By Drew Desmond
It was the biggest disaster to strike the city since the Great Fire of 1900, and it got progressively worse. By the time the summer of 1919 came along, water pressure had consistently fallen so low that everyone was required to boil it. Unfortunately, the Weekly Journal-Miner noted, that did nothing to relieve its foul smell.
Prescott was thrilled to learn that Ft. Whipple would be brought back to life as a hospital for US veterans suffering from tuberculosis. It would be an economic boom for the city. However, the new hospital had first rights to the water being pumped up from Del Rio Springs, which was also the largest source of freshwater for the city. Even before it was in full operation, the hospital was already consuming the majority of that water.
The crisis was even more acute for farmers around Chino Valley and Jerome Junction. Prescott had been allowing them to use city water for several years, but in May of 1918, the city needed to turn off the tap. Prescott also prohibited the railroad from using water from Miller Creek.
Despite these efforts, the city was still consuming more water than it was capturing. In December of 1918, over 17 million gallons were consumed. The previous December, it was only 10 million.
Demand on the city’s water infrastructure was at its maximum when another catastrophe struck on October 1, 1918. Fire disabled the water plant at Del Rio Springs, causing an estimated $75,000 in damages (or about $1.1 million in today’s money). Fortunately, they made repairs and delivered some water to the VA hospital complex, but they were now absorbing every drop of it.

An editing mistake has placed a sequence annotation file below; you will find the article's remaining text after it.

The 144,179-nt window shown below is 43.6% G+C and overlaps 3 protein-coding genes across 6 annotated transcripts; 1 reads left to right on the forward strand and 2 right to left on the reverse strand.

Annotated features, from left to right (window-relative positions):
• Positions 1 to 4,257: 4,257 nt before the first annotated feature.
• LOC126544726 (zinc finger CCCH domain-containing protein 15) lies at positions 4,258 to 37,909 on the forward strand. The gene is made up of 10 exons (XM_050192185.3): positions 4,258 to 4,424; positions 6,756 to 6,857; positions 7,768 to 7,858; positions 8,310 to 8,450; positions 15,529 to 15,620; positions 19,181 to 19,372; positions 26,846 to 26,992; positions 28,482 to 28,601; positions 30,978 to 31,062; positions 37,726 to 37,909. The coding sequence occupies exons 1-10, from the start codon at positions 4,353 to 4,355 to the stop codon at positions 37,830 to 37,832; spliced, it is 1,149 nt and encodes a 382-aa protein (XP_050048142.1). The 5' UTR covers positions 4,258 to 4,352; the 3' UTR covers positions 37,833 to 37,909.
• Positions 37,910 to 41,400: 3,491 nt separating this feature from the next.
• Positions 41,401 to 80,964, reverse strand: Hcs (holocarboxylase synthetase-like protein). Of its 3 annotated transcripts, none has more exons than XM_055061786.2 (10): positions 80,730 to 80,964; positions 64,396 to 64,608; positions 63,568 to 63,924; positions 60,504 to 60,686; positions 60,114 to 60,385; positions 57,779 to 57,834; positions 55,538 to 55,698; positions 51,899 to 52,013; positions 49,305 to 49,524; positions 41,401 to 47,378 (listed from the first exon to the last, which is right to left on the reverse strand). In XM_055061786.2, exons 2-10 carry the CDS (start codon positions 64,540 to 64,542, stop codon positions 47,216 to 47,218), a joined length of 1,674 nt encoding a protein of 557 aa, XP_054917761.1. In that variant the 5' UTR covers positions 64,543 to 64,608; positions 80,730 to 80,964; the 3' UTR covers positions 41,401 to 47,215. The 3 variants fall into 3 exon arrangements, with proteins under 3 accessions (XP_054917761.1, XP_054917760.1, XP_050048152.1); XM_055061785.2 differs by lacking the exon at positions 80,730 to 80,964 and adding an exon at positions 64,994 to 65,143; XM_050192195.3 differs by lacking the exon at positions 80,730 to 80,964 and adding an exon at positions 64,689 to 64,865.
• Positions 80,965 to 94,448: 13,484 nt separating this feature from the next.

Plans to enlarge the Del Rio plant were permanently scrapped when a water engineer employed by the city found that the source of Del Rio Springs was the same Granite Creek water that ran through the city! Instead of capturing the water at the source in the nearby mountains that fed Granite Creek, Prescott was waiting for it to flow 20 miles away while descending 1100 feet before pumping it back to the city. This was costing water customers a relatively whopping 60 cents to produce 1000 gallons of water. Today, that would put the average monthly water bill at around $270.
It was found that if the water was captured in the mountains above the city and gravity employed to move it, the cost would plummet to 2 cents, or a water bill today of only $9. Two possible dam sites were studied as early as the late 19th century: Potts (now Butte) Creek and Aspen Creek, but neither of these was chosen.
Eventually Bannon Creek was selected, but it would take four years to build the dam before water could be harvested from it. The new reservoir was named “Lake Goldwater” (Lower Goldwater Lake to us today). It could hold 100 million gallons of fresh water. It was estimated that the city of 8000 would now have enough water to serve a population of 50,000 – an incomprehensible number a hundred years ago.
Before the project was completed, however, during those long four years, it would take strict conservation by every citizen and the grace of enough wet weather to see the city through its water crisis. A decade later, Prescott’s capacity to store fresh water was greatly enhanced by the construction of Upper Goldwater Lake during the Great Depression.